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Category: Medical Malpractice

Tort or Medical Malpractice? Insurance Companies Battle Over Coverage in Ouachita Parish Injury Case

On June 27, 2008, Betty Jean Russell went to see her eye doctor at Eye Associates of Northeast Louisiana. Russell, 78, who required a wheelchair to get around, was driven to the apppointment by her granddaughter, Ashley Dixon. While Dixon remained in the waiting room, an Eye Associates employee wheeled Russell back to an examination […]

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Fifth Circuit Court of Appeals Finds Missing Health Information Not a Bar to Life Insurance Recovery

When individuals apply for life insurance, several application forms must be submitted. Amongst these forms is a history of the applicant’s medical history. Based on this history, and a variety of other factors, insurance companies will either accept the application and set a premium that must be paid to obtain the insurance, or deny the […]

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Longterm Treatment for Terminally Ill Patient Called into Question

Longterm treatment and care can oftentimes be difficult and emotionally taxing for all involved. What’s more, when an already arduous process is muddled by improper actions by the medical staff, legal resolutions do exist but are unlikely to remedy the problems caused. After what seemed like a never-ending nap, an individual who will not be […]

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A Happy Holidays to All Friends of the Berniard Law Firm

The Berniard Law Firm would like to wish everyone a Happy Holiday. Regular posting will resume in 2012! Have a happy, and SAFE, holiday season!

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The Delicate Nature of Lawyer Malpractice

Lawyers are professionals and are held to a certain standard of care by the law due to the delicate nature of their work. A lawyer is not required to win every case he or she takes – such a standard would be impractical and impossible to maintain. However, a lawyer must advocate to the best […]

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Court Finds No Insurance Coverage for Negligent Doctor After Medical Injury

As we have discussed previously on our blogs, Louisiana courts apply “ordinary contract principles” when interpreting insurance policies. “Words and phrases used in an insurance policy are to be construed using their plain, ordinary and generally prevailing meaning.” Cadwallader v. Allstate Ins. Co. The U.S. Court of Appeals for the Fifth Circuit, applying Louisiana law, […]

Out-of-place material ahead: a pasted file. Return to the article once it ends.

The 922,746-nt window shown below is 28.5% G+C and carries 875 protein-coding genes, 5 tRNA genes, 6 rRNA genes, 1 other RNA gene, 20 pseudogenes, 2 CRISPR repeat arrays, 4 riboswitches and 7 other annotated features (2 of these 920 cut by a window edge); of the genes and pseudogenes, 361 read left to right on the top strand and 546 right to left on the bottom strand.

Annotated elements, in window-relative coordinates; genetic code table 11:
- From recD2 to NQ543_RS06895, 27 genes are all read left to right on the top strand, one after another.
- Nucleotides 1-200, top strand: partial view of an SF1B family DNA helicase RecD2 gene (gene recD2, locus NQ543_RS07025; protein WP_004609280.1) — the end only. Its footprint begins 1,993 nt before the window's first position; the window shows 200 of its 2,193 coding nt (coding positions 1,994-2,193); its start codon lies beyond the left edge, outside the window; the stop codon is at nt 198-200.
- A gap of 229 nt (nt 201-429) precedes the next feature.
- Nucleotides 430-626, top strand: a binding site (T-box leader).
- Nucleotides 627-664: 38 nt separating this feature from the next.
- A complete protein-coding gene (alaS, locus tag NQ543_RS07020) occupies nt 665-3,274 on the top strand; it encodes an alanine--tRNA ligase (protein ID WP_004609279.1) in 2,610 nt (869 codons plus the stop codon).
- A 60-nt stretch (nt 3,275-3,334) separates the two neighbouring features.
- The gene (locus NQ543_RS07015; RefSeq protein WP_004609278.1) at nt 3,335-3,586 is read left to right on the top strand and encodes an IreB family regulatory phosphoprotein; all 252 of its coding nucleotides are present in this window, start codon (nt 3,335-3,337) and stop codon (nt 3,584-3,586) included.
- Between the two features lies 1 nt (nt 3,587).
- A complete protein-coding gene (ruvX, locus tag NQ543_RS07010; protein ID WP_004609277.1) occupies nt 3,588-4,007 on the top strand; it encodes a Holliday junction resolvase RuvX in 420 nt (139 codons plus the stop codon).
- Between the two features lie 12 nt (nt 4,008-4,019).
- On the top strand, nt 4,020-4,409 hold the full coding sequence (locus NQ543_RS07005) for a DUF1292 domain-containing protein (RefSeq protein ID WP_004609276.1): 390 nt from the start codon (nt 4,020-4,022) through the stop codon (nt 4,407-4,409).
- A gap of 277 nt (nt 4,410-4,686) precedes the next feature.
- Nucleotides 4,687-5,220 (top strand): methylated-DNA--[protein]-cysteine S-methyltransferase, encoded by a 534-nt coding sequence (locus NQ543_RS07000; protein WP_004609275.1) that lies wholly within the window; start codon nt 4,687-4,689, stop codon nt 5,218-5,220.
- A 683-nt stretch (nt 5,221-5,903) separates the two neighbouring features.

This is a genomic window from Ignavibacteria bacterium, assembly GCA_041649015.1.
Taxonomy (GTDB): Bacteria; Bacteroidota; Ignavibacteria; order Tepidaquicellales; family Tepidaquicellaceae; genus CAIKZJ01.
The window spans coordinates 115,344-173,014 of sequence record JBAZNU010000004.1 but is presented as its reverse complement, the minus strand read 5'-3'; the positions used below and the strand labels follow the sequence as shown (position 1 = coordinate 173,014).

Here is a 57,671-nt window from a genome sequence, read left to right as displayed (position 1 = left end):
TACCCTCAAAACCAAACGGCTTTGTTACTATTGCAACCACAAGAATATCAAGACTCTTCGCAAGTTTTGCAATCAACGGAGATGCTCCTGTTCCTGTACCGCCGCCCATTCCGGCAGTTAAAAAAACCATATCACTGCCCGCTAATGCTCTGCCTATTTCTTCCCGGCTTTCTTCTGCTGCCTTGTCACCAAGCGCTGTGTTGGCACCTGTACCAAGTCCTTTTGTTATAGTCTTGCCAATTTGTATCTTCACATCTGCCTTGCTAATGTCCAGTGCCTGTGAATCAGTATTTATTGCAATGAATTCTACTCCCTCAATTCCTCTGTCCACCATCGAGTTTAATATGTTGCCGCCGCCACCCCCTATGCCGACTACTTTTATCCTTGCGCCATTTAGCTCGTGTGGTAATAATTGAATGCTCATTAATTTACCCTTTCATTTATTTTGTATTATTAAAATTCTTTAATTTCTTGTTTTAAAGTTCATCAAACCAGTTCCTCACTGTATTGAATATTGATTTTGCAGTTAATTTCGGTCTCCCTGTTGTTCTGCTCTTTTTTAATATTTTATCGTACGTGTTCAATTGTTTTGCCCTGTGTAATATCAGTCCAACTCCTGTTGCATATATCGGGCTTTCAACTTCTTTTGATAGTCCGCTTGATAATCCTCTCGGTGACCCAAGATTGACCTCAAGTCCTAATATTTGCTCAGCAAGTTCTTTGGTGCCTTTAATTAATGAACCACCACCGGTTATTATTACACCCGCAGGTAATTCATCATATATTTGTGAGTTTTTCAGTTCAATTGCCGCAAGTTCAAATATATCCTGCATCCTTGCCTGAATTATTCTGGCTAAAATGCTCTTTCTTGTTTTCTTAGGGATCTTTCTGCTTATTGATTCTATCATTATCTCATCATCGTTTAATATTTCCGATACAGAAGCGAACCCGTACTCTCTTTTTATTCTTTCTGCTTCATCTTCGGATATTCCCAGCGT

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DePuy Settlements May Offer Spectrum of Opportunities for Recovery

Nearly ten years ago, consumers sued Sulzer Medica for producing defective hip and knee implants. The company ultimately settled with the affected parties. Although the underlying facts of the Sulzer Medica litigation are technically different from those of DePuy, the Sulzer Medica outcome is nevertheless instructive. If anything, the outcome of the Sulzer Medica recall […]

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Understanding Terms: Claims Based Insurance v. Occurrence Based Insurance

Insurance policy coverage can be very confusing regardless of how simple televisions commercials may claim it can be. Sometimes insurance companies limit their liability by setting a time period within which the policy applies. In other circumstances, insurance policies limit their liability by creating categories of actions that can be instituted against it. For example, […]

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Younger Patients Opt for Joint Replacement Surgery, Increased Numbers Affected by Defective Implants Manufactured by DePuy

In January 2011 the Washington Post reported on the recent trend of younger patients opting for joint replacement surgery. In 2008, of the 277,000 hip replacements performed in the United States, 27 percent were conducted on patients ages 45 to 64. That represents an increase of 78 percent for that age group. One orthopaedic surgeon […]

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Darvon and Darvocet Recall Has Serious Health, Legal Implications

Two of the most highly prescribed painkillers, Darvon and Darvocet, have recently been pulled off the market as a result of the health risk they pose to individuals. Dangerous heart side effects plagued the painkiller for years; however, it was not until November of 2010 that the FDA recommended the painkillers be withdrawn from the […]

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